As specialists in forage, Germinal is always looking to the future. Committed to research and development, we are driving innovation in seed production. We are not just part of the supply chain, but a plant breeder with vital knowledge in seed development.
Our research and innovation team, Germinal Horizon, comprises scientists at world-leading grassland research centre, Aberystwyth University’s Institute of Biological, Environmental and Rural Science (IBERS), and its own R&D farm sites. In addition to their work within Germinal Horizon, our team oversees on-farm trials across the country to confirm new varieties work effectively in a real-life farming situation.
We talk to David Lloyd, Head of Forage Plant Breeding for Germinal Horizon in Aberystwyth, about the team’s industry-leading research spanning four decades:
The over-riding focus of Germinal Horizon is to meet the needs of livestock farmers across Britain and Ireland. Our breeding philosophy is to deliver forages farmers can rely on for optimal performance, balancing production traits such as yield and persistency with the highest possible quality. Our grasses and clovers are precision bred to support modern production systems, maximising livestock performance and farm productivity. This guiding principle is reflected in Germinal varieties ranking highly on Recommended Lists and the Pasture Profit Index year after year.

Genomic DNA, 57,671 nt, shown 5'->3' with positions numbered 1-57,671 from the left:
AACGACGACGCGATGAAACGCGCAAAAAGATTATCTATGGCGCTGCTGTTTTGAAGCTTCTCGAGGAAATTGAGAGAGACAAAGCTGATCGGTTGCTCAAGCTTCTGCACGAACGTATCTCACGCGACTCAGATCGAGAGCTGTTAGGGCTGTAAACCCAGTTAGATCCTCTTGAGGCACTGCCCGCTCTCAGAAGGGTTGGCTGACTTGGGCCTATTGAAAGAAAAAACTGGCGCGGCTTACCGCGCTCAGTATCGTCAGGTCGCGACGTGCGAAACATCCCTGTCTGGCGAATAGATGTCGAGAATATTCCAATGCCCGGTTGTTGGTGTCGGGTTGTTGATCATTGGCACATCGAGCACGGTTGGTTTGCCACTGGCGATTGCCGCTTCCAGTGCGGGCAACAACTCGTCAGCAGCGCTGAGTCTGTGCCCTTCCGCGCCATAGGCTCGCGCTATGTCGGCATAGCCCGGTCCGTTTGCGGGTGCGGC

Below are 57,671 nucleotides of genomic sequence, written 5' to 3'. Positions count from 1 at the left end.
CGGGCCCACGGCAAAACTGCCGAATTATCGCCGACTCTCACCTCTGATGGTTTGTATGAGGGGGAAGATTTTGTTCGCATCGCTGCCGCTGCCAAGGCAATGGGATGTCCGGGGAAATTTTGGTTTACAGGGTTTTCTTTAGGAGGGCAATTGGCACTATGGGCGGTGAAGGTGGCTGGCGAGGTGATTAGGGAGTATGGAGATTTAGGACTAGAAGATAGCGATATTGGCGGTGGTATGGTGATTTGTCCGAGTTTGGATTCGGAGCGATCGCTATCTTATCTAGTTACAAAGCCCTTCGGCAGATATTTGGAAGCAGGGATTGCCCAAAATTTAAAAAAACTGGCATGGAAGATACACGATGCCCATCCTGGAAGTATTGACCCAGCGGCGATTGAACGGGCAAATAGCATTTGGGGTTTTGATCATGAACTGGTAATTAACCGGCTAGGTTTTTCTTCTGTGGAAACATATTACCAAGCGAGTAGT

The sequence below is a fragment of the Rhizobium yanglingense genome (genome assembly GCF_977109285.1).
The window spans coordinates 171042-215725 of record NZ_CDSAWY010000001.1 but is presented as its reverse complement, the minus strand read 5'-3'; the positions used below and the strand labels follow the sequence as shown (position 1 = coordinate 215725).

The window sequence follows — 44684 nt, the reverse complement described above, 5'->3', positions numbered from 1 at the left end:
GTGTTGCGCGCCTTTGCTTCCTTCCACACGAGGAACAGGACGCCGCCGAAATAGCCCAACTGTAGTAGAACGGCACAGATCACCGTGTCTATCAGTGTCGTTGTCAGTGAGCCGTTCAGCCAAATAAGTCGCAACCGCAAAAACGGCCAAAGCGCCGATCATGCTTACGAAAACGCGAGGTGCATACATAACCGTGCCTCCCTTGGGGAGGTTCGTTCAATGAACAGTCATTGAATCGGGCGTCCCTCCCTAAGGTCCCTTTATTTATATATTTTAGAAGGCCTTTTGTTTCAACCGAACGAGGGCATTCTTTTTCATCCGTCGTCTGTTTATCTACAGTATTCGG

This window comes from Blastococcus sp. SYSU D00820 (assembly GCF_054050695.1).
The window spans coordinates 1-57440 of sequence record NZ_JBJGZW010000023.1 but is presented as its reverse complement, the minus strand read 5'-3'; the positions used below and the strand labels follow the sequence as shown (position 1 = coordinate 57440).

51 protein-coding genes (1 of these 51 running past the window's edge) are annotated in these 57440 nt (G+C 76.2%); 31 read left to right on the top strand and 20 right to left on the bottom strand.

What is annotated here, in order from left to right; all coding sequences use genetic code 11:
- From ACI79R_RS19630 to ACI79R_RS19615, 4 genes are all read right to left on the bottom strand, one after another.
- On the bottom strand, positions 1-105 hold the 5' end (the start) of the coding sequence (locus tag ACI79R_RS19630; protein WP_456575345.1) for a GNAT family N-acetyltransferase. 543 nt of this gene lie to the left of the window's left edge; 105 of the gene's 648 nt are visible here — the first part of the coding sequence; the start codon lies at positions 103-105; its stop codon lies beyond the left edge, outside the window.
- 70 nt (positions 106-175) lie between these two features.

Current and future challenges associated with climate change require responsibility and innovation in the grassland sector. Vast improvements can be made to the sustainability of grassland agriculture, both through management practices and by developing novel products. Significant progress has been made in reducing nitrogenous emissions through the development of our Aber High Sugar Grass (HSG) range. Aber HSG varieties contain higher levels of water-soluble carbohydrates (commonly referred to as sugars), and therefore energy, than conventional ryegrasses. Using this energy, rumen bacteria convert more of the plant protein into meat and milk. And with less protein wasted, ammonia and methane emissions are reduced.
Similarly, nitrogen fixation is a key driver of our forage legume programmes, allowing extensive reductions of applied mineral nitrogen fertiliser, a major source of greenhouse gas emissions. We are breeding new types of red clover with the persistency of white clover under grazing but with protein protection in the rumen, reducing nitrogenous emissions and improving protein availability for the animal.
There is also a need to address increasingly frequent extremes of weather by developing new forage varieties to withstand, for example, longer dry periods. By introducing genetics from drought and heat tolerant fescues, we are developing new deep-rooting ryegrasses designed for coping with future weather trends. Similarly, we have been developing our DoubleRoot range of clover hybrids, mixing white and Caucasian clover genetics. These hybrids have greater tolerance of drought and cold conditions as well as improved tolerance of grazing. The development process for these hybrids is one of decades and the first commercial varieties are now becoming available, underlining the forward vision required to breed plants for future scenarios.
Germinal’s well-established breeding population provides the ideal platform to continue developing the new agronomic and environmental traits most needed by grassland farmers now and in the future.